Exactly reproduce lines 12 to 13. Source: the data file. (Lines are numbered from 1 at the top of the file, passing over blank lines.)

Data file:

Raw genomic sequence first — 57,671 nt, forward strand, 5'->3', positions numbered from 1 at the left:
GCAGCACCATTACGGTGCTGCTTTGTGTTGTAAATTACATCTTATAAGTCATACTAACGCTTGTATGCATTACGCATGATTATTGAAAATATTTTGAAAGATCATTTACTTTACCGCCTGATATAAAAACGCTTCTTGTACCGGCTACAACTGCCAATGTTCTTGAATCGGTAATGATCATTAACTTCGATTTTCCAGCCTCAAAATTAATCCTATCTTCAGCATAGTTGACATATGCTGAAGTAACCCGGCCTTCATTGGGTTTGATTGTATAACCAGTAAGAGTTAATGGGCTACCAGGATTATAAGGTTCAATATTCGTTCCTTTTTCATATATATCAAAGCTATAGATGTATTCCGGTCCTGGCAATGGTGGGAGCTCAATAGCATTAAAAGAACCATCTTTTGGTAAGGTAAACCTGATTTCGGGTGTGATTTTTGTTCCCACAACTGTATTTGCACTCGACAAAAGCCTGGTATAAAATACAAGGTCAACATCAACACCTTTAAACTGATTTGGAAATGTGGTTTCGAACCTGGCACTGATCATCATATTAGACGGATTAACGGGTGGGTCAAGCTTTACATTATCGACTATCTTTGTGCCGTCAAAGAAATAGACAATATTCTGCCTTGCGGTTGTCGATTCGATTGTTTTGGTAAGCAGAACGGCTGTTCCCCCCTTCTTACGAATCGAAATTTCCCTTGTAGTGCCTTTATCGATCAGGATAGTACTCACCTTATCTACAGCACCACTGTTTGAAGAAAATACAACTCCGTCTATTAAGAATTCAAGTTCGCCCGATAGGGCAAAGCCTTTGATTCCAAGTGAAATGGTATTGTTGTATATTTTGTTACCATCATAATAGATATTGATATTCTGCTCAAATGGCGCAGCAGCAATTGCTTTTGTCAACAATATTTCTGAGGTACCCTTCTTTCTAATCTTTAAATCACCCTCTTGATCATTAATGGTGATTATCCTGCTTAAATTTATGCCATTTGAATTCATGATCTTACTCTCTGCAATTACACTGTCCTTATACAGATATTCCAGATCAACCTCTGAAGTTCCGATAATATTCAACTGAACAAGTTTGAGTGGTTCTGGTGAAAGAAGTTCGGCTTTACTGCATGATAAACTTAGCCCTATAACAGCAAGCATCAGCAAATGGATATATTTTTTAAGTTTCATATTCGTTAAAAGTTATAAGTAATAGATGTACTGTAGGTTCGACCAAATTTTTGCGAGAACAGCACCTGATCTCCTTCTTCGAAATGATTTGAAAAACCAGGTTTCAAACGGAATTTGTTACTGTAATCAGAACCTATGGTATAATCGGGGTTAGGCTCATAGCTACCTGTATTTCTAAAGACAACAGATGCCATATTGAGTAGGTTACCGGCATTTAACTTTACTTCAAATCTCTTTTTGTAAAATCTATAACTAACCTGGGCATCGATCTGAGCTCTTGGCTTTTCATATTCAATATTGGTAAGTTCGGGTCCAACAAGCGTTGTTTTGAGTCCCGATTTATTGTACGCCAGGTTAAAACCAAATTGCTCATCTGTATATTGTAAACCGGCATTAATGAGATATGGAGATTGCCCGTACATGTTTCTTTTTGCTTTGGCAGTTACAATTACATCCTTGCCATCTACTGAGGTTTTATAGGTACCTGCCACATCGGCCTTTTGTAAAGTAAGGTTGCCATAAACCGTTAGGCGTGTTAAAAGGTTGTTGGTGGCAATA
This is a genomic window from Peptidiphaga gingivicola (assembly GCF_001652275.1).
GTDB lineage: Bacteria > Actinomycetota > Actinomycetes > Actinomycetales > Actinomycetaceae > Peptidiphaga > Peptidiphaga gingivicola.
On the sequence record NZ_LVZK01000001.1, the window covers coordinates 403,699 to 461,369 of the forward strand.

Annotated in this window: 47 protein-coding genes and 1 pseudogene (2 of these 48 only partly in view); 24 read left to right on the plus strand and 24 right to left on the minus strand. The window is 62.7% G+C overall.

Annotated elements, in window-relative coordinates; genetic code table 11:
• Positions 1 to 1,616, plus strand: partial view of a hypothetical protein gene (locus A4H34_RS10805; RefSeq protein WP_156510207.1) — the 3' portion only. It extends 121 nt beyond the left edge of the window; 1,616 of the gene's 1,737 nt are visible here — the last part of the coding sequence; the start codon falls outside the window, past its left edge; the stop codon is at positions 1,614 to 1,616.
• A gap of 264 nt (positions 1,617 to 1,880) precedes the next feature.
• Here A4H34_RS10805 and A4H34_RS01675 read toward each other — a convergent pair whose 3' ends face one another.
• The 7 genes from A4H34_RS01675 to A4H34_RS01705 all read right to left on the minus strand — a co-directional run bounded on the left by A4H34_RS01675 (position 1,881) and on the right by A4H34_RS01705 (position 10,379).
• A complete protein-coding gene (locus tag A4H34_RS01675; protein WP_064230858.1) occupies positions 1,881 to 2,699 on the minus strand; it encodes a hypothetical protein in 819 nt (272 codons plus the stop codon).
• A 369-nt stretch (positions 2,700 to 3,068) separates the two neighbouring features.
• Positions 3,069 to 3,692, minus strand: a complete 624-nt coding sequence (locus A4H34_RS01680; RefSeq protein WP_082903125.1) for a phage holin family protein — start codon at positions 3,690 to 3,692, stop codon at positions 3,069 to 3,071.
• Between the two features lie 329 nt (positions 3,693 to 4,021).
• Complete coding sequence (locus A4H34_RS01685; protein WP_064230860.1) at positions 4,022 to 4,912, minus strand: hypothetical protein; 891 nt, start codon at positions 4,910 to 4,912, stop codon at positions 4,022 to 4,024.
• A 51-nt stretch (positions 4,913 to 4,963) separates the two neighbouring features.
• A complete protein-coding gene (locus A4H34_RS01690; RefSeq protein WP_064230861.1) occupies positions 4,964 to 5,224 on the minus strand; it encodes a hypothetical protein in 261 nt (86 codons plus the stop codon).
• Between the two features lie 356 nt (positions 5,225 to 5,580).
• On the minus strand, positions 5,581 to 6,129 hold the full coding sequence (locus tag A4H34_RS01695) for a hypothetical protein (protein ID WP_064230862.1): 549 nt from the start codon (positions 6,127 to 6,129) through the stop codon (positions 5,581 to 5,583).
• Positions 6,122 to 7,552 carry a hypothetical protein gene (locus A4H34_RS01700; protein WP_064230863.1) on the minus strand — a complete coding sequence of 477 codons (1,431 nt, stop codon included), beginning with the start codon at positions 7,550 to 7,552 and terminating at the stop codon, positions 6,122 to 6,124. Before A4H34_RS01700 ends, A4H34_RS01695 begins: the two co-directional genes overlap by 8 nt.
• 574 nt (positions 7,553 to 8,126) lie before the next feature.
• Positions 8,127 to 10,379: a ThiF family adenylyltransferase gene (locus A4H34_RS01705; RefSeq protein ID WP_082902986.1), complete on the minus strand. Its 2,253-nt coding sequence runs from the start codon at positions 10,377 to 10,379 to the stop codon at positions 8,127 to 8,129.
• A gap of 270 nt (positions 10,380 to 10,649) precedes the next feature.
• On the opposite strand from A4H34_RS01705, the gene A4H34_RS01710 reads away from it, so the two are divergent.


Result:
• A complete protein-coding gene (locus tag A4H34_RS01675; protein WP_064230858.1) occupies positions 1,881 to 2,699 on the minus strand; it encodes a hypothetical protein in 819 nt (272 codons plus the stop codon).
• A 369-nt stretch (positions 2,700 to 3,068) separates the two neighbouring features.